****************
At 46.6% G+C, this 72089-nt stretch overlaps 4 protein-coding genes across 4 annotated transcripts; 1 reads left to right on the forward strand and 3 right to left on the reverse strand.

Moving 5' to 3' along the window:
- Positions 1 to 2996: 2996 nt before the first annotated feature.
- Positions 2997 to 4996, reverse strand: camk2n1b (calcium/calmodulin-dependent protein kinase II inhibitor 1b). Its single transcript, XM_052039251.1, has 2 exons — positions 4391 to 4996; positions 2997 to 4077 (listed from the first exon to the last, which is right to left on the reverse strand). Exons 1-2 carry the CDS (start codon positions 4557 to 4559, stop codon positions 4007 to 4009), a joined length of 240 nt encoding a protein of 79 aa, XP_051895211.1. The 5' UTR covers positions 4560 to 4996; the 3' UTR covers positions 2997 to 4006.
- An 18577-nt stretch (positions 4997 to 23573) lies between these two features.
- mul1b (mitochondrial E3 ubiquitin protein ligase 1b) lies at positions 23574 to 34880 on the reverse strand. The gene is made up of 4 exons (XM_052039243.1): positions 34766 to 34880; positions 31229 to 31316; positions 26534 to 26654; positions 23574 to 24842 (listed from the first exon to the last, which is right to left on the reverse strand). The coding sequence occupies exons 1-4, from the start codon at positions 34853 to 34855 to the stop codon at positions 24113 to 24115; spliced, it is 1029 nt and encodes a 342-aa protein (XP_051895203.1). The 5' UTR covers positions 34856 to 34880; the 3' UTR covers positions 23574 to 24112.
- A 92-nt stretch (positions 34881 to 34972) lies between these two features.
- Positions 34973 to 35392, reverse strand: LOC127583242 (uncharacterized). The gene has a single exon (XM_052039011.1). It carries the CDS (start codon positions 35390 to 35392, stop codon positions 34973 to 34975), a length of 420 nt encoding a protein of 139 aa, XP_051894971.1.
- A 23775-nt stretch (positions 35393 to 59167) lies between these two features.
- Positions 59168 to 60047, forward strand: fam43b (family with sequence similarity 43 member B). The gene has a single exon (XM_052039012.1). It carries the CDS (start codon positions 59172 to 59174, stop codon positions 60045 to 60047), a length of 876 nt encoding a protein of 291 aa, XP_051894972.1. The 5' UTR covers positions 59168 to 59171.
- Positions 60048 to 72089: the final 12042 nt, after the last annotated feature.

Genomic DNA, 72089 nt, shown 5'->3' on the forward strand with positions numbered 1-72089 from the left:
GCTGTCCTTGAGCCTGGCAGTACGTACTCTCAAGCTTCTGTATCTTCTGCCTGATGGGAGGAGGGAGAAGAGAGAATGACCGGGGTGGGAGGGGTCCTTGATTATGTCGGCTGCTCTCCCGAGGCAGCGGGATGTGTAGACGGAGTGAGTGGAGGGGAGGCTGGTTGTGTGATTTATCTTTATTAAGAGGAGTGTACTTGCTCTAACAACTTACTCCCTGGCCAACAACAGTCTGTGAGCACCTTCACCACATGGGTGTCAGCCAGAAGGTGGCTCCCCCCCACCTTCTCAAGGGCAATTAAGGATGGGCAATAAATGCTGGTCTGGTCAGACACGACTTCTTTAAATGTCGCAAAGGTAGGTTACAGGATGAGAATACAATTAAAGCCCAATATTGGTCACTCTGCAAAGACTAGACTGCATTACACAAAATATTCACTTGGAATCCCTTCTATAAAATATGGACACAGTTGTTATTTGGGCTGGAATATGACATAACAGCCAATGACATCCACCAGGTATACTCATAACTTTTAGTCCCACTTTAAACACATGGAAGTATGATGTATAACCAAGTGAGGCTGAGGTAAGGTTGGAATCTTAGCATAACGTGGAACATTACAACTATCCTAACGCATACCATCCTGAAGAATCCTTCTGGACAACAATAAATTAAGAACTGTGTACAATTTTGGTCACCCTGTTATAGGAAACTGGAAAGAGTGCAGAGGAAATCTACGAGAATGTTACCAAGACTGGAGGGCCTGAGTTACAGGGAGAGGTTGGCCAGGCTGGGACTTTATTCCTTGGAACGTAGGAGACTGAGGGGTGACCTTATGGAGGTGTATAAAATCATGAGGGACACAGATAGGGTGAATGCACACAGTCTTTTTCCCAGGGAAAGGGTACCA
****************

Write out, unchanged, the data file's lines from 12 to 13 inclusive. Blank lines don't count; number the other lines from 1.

Genomic DNA, 72089 nt, shown 5'->3' on the forward strand with positions numbered 1-72089 from the left:
GCTGTCCTTGAGCCTGGCAGTACGTACTCTCAAGCTTCTGTATCTTCTGCCTGATGGGAGGAGGGAGAAGAGAGAATGACCGGGGTGGGAGGGGTCCTTGATTATGTCGGCTGCTCTCCCGAGGCAGCGGGATGTGTAGACGGAGTGAGTGGAGGGGAGGCTGGTTGTGTGATTTATCTTTATTAAGAGGAGTGTACTTGCTCTAACAACTTACTCCCTGGCCAACAACAGTCTGTGAGCACCTTCACCACATGGGTGTCAGCCAGAAGGTGGCTCCCCCCCACCTTCTCAAGGGCAATTAAGGATGGGCAATAAATGCTGGTCTGGTCAGACACGACTTCTTTAAATGTCGCAAAGGTAGGTTACAGGATGAGAATACAATTAAAGCCCAATATTGGTCACTCTGCAAAGACTAGACTGCATTACACAAAATATTCACTTGGAATCCCTTCTATAAAATATGGACACAGTTGTTATTTGGGCTGGAATATGACATAACAGCCAATGACATCCACCAGGTATACTCATAACTTTTAGTCCCACTTTAAACACATGGAAGTATGATGTATAACCAAGTGAGGCTGAGGTAAGGTTGGAATCTTAGCATAACGTGGAACATTACAACTATCCTAACGCATACCATCCTGAAGAATCCTTCTGGACAACAATAAATTAAGAACTGTGTACAATTTTGGTCACCCTGTTATAGGAAACTGGAAAGAGTGCAGAGGAAATCTACGAGAATGTTACCAAGACTGGAGGGCCTGAGTTACAGGGAGAGGTTGGCCAGGCTGGGACTTTATTCCTTGGAACGTAGGAGACTGAGGGGTGACCTTATGGAGGTGTATAAAATCATGAGGGACACAGATAGGGTGAATGCACACAGTCTTTTTCCCAGGGAAAGGGTACCA